What has most certainly had a positive impact on the environment is that we have commuted less. Governments and transport companies are already working on laying the foundation for our transition to net-zero transportation. To ensure a smooth transition, companies and the public sector need to cooperate to enable safe, sustainable commutes. For instance, The Global New Mobility Coalition encourages companies to partner with cities to incentivise a sustainable return to work.

During the pandemic, many cities have created incentives for sustainable travel, such as extended cycling routes. To encourage employees to travel green, employers could expand their cycle to work schemes. Moreover, instead of bundling up car expenses in compensation packages, companies can offer travel passes or company bikes to staff. If driving is a requirement of the job, firms can provide electric or hybrid company cars.

If companies decide to pursue a remote work model, they need to think about helping employees decrease their home emissions. They can do so by reimbursing employees for the cost of green utilities.

To cut our business carbon emissions, we need to collaborate with the public sector to define creative, balanced and sustainable strategies.


Digital Infrastructure


Rethinking a company’s digital infrastructure is just as important as reimagining its physical environment. Many of the remote working challenges that companies have faced could have been avoided if robust digital infrastructures were in place.

Since the pandemic, we have implemented video conferencing and messaging software, project management tools that track assignments and productivity, and many other tools. While this has helped remote work in the short term, we need to move beyond these tools to create sustainable digital infrastructures which enhance employee experience and manage output. Adopting future-proof digital infrastructures is as essential to companies adopting hybrid models as it is to those remaining remote, as it will allow for maximum collaboration between remote and in-person employees. Many companies are working on helping companies future proof their digital infrastructures. The London-based company Qatalog, for instance, builds work hubs that organise all company ingredients of collaboration.


Remote Work Policies


In the past, remote work policies were often considered a bonus or a contingency. The past year in lockdown has shown us that they are a necessity. Irrespective of the work model that a company chooses to adopt – hybrid, flexible or in-office, remote policies ensure that teams have the information and structure they need to be successful and empowered.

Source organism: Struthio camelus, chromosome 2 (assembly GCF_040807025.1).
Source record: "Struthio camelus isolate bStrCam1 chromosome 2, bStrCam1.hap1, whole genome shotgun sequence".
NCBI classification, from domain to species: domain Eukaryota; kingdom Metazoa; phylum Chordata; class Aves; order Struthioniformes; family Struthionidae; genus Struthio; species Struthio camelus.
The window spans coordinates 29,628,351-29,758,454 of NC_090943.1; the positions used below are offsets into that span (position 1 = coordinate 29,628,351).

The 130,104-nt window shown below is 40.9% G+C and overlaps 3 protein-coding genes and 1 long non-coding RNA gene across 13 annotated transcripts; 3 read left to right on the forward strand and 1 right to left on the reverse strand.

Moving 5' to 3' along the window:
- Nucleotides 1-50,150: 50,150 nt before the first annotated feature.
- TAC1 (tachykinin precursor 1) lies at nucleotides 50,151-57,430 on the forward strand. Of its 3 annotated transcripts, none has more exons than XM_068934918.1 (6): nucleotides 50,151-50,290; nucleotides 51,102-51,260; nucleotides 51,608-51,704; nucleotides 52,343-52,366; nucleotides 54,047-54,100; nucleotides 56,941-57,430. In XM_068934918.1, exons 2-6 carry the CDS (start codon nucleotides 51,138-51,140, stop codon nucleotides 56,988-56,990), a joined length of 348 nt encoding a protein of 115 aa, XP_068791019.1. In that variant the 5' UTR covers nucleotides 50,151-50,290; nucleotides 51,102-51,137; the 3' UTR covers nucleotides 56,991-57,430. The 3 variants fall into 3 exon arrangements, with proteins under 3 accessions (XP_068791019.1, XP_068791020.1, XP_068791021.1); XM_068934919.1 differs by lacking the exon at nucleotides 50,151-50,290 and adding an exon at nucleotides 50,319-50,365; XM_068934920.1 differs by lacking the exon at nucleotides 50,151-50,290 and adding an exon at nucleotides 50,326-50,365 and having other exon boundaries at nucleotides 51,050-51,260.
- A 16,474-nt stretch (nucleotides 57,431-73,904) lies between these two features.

According to a study of the Workforce of the Future by Cisco, 87% of people want to know when and how they can use office spaces, allowing them to blend remote and office-based work. Suppose companies decide to adopt a hybrid work model, clearly laying out information in a work policy would empower employees to work efficiently irrespective of whether they are in the office or not. Alternatively, if companies decide to move on to a fully in-office model, having a remote policy in place will help mitigate future uncertainties.


Talent and Community


Employers need to recognise that employees’ experiences of working from home have been different. Moreover, over the past year, employees have had the opportunity to test new models of working and identify which ones foster their productivity. Returning to the office or adjusting to a fully remote or hybrid model will likely be challenging for many. Employers need to ensure that they have open conversations and collaborate with employees to define the suitable future work model for the company.

For some, working remotely and thus not being in a group work environment is more challenging than for others and requires a lot of sustainability and strength. Companies thinking about adopting hybrid or fully remote work models will need to find ways to engage employees to ensure that they do not feel isolated when working from home. Moreover, as new hires join businesses, it becomes vital to engage them through training and onboarding programmes.

Research has shown that soft skill job training is as vital as continuous development training. Skills such as communication, empathy and discipline can be more challenged in a remote work environment. Employers may need to start thinking about providing soft skill training courses, not only to new joiners but to everyone, as this can help foster open and collaborative work cultures.

As a result of the pandemic, we have been given a blank slate to rethink our ways of working. Let’s use this opportunity to create collaborative, sustainable and inclusive future work environments.


Stay tuned; we will soon be holding an event on returning to the office sustainably.